Indian security forces are trying to secure a major air force base near the border with Pakistan where an attack by suspected militants left at least 11 people dead, amid reports of fresh gunfire at the compound.
The attack on the Pathankot air force base, which started before dawn, left seven Indian troops and four gunmen dead, and is seen as an attempt to undo recent improvements in the relationship between India and Pakistan.
Combing operations were continuing at the base, air force spokeswoman Rochelle D'Silva said.
At least one grenade blast was heard from inside the compound this morning and several television channels reported that there was fresh gunfire later in the day.
At least seven trucks with soldiers and several armoured vehicles were seen entering the base, but officials declined to comment.
Since Saturday morning, the base has been swarming with air force commandos, troops from India's elite National Security Guard and local police.
The number of troops killed in the attack rose to seven after four soldiers succumbed to their injuries overnight and another died after being wounded in an explosion, officials said.
Ms D'Silva gave no details about the death of an elite commando except to say that he was seriously wounded in a blast. News reports said the commando was killed while defusing explosives.
The attack at one of India's major air force bases started a few hours before dawn when a group of militants entered the area of the base where the living quarters are located, the Defence Ministry said.
The gunbattle - which lasted about 14 hours - came just a week after Indian PM Narendra Modi made a surprise visit to archrival Pakistan and met with his Pakistani counterpart, Nawaz Sharif.
It was the first visit to Pakistan in 12 years by an Indian prime minister and marked a significant thaw in the mostly tense relations between the nuclear-armed neighbours.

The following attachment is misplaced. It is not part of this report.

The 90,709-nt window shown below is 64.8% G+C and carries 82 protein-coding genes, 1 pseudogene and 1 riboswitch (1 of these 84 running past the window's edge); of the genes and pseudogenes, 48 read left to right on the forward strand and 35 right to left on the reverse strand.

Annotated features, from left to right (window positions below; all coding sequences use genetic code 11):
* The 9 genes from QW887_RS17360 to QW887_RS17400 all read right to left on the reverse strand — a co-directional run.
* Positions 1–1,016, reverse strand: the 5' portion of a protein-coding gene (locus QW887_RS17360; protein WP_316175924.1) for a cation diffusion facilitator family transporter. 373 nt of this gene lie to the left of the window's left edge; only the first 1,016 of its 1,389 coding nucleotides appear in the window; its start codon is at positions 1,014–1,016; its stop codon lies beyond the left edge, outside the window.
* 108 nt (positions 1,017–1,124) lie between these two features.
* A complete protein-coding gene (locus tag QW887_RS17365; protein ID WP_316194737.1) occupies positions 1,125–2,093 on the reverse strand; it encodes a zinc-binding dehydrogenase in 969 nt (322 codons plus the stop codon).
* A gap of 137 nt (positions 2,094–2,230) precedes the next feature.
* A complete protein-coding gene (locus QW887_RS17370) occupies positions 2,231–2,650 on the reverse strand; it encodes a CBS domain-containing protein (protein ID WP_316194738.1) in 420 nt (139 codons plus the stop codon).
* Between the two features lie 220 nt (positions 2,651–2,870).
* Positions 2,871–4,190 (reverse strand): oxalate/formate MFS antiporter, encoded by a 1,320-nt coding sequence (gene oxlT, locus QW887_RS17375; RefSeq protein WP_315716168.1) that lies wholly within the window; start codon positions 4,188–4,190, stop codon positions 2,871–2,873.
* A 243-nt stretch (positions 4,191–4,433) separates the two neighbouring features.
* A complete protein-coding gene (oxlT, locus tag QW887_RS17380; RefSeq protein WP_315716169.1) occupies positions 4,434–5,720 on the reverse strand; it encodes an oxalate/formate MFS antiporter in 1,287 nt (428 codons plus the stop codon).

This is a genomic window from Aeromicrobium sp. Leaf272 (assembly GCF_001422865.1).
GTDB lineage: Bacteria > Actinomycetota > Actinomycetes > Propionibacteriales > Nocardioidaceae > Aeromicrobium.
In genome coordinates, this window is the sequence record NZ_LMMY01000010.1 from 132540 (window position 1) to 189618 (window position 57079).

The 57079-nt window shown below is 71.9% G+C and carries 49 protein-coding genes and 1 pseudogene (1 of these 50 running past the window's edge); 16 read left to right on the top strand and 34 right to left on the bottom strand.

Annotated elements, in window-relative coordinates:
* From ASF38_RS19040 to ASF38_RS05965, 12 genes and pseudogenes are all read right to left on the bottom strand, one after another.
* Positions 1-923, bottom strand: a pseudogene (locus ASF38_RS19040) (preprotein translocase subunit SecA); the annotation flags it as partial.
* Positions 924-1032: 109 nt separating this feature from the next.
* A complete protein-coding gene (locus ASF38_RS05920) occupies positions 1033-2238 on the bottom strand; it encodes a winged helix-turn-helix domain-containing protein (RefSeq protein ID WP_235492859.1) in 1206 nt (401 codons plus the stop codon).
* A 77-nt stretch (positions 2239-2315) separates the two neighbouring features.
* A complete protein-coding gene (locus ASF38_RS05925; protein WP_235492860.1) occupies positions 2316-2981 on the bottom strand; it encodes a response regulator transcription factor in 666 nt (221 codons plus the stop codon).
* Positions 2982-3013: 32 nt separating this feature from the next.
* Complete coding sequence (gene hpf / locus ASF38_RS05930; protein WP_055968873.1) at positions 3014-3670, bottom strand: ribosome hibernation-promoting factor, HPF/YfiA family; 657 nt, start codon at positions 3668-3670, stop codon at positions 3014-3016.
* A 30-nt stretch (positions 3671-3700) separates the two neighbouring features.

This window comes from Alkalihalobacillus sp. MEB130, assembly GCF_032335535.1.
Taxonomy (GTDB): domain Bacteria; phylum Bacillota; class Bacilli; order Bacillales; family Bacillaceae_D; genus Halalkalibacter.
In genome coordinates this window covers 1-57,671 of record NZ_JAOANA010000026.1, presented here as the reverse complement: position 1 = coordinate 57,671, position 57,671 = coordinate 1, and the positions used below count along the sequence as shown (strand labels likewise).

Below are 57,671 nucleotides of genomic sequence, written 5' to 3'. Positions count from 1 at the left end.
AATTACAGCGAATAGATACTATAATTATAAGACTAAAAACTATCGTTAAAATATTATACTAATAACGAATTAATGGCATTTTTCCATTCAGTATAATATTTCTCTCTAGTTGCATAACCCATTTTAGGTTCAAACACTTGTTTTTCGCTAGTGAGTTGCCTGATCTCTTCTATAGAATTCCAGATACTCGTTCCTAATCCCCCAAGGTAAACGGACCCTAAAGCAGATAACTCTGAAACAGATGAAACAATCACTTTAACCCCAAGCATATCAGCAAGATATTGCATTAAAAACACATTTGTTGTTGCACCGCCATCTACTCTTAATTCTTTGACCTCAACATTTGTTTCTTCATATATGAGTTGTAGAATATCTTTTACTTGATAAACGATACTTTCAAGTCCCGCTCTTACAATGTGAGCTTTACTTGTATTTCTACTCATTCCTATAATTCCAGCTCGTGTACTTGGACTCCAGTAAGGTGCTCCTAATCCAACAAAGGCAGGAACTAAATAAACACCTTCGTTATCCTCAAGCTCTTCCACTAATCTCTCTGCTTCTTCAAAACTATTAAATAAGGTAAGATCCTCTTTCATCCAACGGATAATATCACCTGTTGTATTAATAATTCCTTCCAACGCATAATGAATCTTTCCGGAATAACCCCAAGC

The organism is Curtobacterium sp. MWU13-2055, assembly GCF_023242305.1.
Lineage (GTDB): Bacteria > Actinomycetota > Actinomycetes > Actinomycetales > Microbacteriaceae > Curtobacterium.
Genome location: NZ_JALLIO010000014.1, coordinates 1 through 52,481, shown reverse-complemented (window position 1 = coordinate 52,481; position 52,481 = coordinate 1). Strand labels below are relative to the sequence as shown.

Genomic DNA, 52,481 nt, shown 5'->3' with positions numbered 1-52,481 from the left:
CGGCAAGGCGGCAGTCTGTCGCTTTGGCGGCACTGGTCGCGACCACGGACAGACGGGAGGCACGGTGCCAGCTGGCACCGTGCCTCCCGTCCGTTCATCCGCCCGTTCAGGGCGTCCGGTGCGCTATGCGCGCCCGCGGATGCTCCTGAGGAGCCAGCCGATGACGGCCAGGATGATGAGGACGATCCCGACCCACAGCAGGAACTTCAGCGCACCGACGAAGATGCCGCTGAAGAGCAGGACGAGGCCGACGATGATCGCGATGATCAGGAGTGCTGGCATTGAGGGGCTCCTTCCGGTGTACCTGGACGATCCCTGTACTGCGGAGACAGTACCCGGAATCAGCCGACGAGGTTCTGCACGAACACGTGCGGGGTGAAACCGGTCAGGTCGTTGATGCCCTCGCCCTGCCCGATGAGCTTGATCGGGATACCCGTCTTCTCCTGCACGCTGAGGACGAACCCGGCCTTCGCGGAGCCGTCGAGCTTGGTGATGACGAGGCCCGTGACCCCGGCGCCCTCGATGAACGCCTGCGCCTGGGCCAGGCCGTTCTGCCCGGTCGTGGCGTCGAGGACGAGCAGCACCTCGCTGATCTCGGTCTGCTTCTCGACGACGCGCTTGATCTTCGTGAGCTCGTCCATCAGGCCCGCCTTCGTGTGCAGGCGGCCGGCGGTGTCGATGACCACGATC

The two leaders also held an unscheduled meeting at the Paris climate change talks last month.
The sprawling Pathankot air force base is spread over several miles, including some forested sections. It houses a fleet of India's Russian-origin MiG-21 fighters and Mi-25 and Mi-35 attack helicopters, along with other military hardware.
The Defence Ministry said no aircraft or military equipment was damaged in the fighting.
The base is on the highway that connects India's insurgency-plagued Jammu and Kashmir state with the rest of the country. It is also very close to India's border with Pakistan.
The Himalayan region of Kashmir is divided between India and Pakistan, but is claimed in its entirety by both. Rebels in India's portion of Kashmir have been fighting since 1989 for independence or merger with Pakistan.
India accuses Pakistan of arming and training the insurgents, a charge Islamabad denies, and the attack at the base was seen as a possible attempt to unravel recent progress in the relationship between the two nations.
A top government official confirmed Indian troops are still battling at least two gunmen at the base.
Home Secretary Rajiv Mehrishi said that the suspected militants appeared to have been cornered and that he expected them to be "neutralised" soon.